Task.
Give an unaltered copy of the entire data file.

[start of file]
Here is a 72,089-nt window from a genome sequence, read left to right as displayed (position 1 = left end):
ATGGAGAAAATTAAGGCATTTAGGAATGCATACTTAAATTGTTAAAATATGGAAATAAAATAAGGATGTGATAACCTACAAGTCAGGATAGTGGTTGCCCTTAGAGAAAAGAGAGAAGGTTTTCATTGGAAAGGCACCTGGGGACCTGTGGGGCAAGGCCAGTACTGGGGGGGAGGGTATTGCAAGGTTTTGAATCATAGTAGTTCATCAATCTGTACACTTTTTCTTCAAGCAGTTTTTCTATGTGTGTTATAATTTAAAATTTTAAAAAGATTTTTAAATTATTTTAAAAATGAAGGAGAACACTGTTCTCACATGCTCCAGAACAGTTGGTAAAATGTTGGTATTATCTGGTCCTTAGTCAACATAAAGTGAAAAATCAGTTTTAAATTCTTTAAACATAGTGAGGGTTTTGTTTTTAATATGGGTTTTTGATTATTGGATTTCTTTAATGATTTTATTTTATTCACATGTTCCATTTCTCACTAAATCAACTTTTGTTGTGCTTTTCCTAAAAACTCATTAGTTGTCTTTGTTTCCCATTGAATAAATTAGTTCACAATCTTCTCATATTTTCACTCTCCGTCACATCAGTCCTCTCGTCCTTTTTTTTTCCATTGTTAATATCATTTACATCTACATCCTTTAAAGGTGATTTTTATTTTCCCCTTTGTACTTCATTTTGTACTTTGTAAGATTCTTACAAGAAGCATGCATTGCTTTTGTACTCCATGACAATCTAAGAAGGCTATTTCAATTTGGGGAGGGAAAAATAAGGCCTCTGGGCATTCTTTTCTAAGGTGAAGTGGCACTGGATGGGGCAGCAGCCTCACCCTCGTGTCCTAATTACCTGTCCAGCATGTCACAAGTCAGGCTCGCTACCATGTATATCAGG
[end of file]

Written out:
Here is a 72,089-nt window from a genome sequence, read left to right as displayed (position 1 = left end):
ATGGAGAAAATTAAGGCATTTAGGAATGCATACTTAAATTGTTAAAATATGGAAATAAAATAAGGATGTGATAACCTACAAGTCAGGATAGTGGTTGCCCTTAGAGAAAAGAGAGAAGGTTTTCATTGGAAAGGCACCTGGGGACCTGTGGGGCAAGGCCAGTACTGGGGGGGAGGGTATTGCAAGGTTTTGAATCATAGTAGTTCATCAATCTGTACACTTTTTCTTCAAGCAGTTTTTCTATGTGTGTTATAATTTAAAATTTTAAAAAGATTTTTAAATTATTTTAAAAATGAAGGAGAACACTGTTCTCACATGCTCCAGAACAGTTGGTAAAATGTTGGTATTATCTGGTCCTTAGTCAACATAAAGTGAAAAATCAGTTTTAAATTCTTTAAACATAGTGAGGGTTTTGTTTTTAATATGGGTTTTTGATTATTGGATTTCTTTAATGATTTTATTTTATTCACATGTTCCATTTCTCACTAAATCAACTTTTGTTGTGCTTTTCCTAAAAACTCATTAGTTGTCTTTGTTTCCCATTGAATAAATTAGTTCACAATCTTCTCATATTTTCACTCTCCGTCACATCAGTCCTCTCGTCCTTTTTTTTTCCATTGTTAATATCATTTACATCTACATCCTTTAAAGGTGATTTTTATTTTCCCCTTTGTACTTCATTTTGTACTTTGTAAGATTCTTACAAGAAGCATGCATTGCTTTTGTACTCCATGACAATCTAAGAAGGCTATTTCAATTTGGGGAGGGAAAAATAAGGCCTCTGGGCATTCTTTTCTAAGGTGAAGTGGCACTGGATGGGGCAGCAGCCTCACCCTCGTGTCCTAATTACCTGTCCAGCATGTCACAAGTCAGGCTCGCTACCATGTATATCAGG